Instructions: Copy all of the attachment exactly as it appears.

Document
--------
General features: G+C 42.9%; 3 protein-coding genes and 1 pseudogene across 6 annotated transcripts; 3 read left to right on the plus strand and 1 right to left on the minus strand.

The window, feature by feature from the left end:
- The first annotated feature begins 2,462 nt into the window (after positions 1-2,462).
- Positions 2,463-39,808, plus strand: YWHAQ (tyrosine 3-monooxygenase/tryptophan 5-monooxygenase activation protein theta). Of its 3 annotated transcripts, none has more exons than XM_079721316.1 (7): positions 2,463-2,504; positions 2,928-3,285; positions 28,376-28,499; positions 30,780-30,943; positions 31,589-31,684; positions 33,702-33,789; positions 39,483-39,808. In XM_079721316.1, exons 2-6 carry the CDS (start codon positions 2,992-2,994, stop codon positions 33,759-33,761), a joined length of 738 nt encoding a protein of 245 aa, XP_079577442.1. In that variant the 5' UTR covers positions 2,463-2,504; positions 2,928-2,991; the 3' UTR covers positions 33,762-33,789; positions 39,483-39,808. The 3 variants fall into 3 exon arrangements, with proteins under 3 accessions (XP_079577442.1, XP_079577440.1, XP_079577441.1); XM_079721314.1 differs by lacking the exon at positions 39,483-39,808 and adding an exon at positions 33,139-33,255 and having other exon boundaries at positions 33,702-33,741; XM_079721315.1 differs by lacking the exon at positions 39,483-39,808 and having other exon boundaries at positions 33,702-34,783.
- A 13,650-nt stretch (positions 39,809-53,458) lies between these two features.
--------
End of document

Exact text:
General features: G+C 42.9%; 3 protein-coding genes and 1 pseudogene across 6 annotated transcripts; 3 read left to right on the plus strand and 1 right to left on the minus strand.

The window, feature by feature from the left end:
- The first annotated feature begins 2,462 nt into the window (after positions 1-2,462).
- Positions 2,463-39,808, plus strand: YWHAQ (tyrosine 3-monooxygenase/tryptophan 5-monooxygenase activation protein theta). Of its 3 annotated transcripts, none has more exons than XM_079721316.1 (7): positions 2,463-2,504; positions 2,928-3,285; positions 28,376-28,499; positions 30,780-30,943; positions 31,589-31,684; positions 33,702-33,789; positions 39,483-39,808. In XM_079721316.1, exons 2-6 carry the CDS (start codon positions 2,992-2,994, stop codon positions 33,759-33,761), a joined length of 738 nt encoding a protein of 245 aa, XP_079577442.1. In that variant the 5' UTR covers positions 2,463-2,504; positions 2,928-2,991; the 3' UTR covers positions 33,762-33,789; positions 39,483-39,808. The 3 variants fall into 3 exon arrangements, with proteins under 3 accessions (XP_079577442.1, XP_079577440.1, XP_079577441.1); XM_079721314.1 differs by lacking the exon at positions 39,483-39,808 and adding an exon at positions 33,139-33,255 and having other exon boundaries at positions 33,702-33,741; XM_079721315.1 differs by lacking the exon at positions 39,483-39,808 and having other exon boundaries at positions 33,702-34,783.
- A 13,650-nt stretch (positions 39,809-53,458) lies between these two features.